California to be hit by 'relentless parade of cyclones'

12 die in killer storms: Californians are warned to ‘stay at home’ as the worst is to come with a ‘relentless parade of cyclones’ set to batter state this week: More than 1000,000 are still without power and thousands are told to evacuate

  • Severe rain and wind will continue to batter California until mid-week 
  • Twelve inches of rain could fall in parts of the state, with winds reaching 60mph
  • Damage and saturated landscape from days of storms will compound problems
  • Counties across California warned of ‘imminent’ flooding ordered evacuations
  • California Governor Gavin Newsom declared a state of emergency last week 

California was hit with more extreme weather on Sunday as thunderstorms, snow and damaging winds swept into the northern part the state, with severe rain and wind already having left at least 12 people dead over the past 10 days.

The National Weather Service cautioned that the west coast ‘remains under the target of a relentless parade of cyclones,’ while Governor Gavin Newsom declared a state of emergency last week and warned ‘the worst’ of the storms is ‘in front of us’.

A succession of atmospheric rivers have continued to pour torrents of rain and floodwaters across the already battered state. Residents are bracing for more flooding, rising rivers and mudslides on soils already saturated after days of rain.

Weather services say much of California could face risks of ‘significant’ flooding until the storms abate around the middle of the week. At least 100,000 Californians were without power Sunday night, with some counties ordering evacuations over ‘imminent’ flooding and wind gusts expected to reach up to 60 miles-per-hour.

California was hit with more extreme weather on Sunday as thunderstorms, snow and damaging winds swept into the northern part the state. Pictured: A drone view of a tree that fell during a winter storm with high winds in Sacramento, California, U.S. January 8, 2023

Damage to a jetty is seen in Capitola Wharf following a powerful winter storm on January 6, 2023 in Capitola, California

Pictured: A man wades through knee deep water in a California neighborhood

Pictured: A man runs from the spray of waves hitting and going over the breakwall of Redondo Beach, CA, Harbor, in the wake of a storm that cleared the south bay community of Los Angeles County, Thursday, January 5, 202

Authorities fear the dangers residents face will be compounded by the frequency with which each storm has and will continue to follow the previous. 

Without time for cleanup and damage mitigation between bouts of rain, sleet, snow, and wind, problems could build on one another increase.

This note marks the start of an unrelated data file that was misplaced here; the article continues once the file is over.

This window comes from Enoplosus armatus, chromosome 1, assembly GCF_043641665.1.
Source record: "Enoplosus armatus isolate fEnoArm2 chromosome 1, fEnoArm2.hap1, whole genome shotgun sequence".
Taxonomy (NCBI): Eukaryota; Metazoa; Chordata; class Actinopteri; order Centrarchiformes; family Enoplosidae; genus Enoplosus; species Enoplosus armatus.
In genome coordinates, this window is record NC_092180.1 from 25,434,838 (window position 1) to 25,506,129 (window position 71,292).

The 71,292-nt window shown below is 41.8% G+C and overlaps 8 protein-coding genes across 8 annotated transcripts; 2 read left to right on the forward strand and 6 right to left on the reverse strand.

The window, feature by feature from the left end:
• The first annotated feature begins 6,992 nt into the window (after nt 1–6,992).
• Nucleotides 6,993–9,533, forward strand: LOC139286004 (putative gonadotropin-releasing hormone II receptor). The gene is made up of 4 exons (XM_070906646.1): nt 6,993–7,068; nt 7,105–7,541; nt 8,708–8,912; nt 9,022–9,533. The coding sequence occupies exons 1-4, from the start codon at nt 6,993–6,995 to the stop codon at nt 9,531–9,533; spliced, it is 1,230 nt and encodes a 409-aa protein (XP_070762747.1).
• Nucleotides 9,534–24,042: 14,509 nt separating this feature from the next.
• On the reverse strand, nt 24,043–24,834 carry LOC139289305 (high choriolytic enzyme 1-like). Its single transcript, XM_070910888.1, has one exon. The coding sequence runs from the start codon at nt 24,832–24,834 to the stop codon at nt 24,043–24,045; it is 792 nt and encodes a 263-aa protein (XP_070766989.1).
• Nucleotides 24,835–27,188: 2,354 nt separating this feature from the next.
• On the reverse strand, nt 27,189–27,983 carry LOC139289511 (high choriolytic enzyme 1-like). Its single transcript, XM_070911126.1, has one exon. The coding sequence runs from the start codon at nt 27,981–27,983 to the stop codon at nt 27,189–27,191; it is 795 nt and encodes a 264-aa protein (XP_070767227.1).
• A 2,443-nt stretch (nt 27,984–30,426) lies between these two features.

‘The longevity and intensity of rain, combined with the cumulative effect of successive heavy rain events dating back to the end of December, will lead to widespread and potentially significant flood impacts,’ said the Weather Prediction Center on Sunday.

‘Numerous flash flooding events likely, some possibly significant, especially over burn scars,’ the Center added, noting that terrain altered by the regions recent forest fires could amplify problems.

Last week a roadway washed out by floodwaters in California after the state’s recent flooding

On Wednesday, cars crashed through huge puddles of water from California’s ongoing severe storms

The National Weather Service said the terrain has become so inundated by rain and in previous days that it is vulnerable to increasingly dangerous conditions as more rain falls.

‘While some of the forecast rain totals are impressive alone, it is important to note that what really sets this event apart are the antecedent conditions,’ the NWS advised.

Multiple systems over the past week have saturated soil, increased flow in rivers and streams, and truly set the stage for this to become a high impact event.’

Up to 12 inches of rain could fall in many parts of California between now and Wednesday, coming across two successive and prolonged storms.

‘Tuesday is probably the day where you’ll likely need to keep a really close eye on the weather as the potential for widespread flooding of rivers, creeks, streams and roadway and urban flooding will be at its highest during the next week as all the runoff and heavy precipitation comes together resulting in a mess,’ said Sacramento’s weather service office.

On Saturday, a surfer watches the large waves brought on by the storm surge

The Golden Gate Bridge is seen through a rainy windshield in San Francisco, California, on January 4, 2023

A trolly car travels down a California street during a rainstorm in San Francisco, California, on January 4, 2023

Over 400,000 buildings had their power finally restored Sunday, according to, after previous storms left them in the dark.

San Francisco has already begun to flood, with Department of Emergency Management Executive Director Mary Ellen Carroll saying sinkholes and mudslides have begun.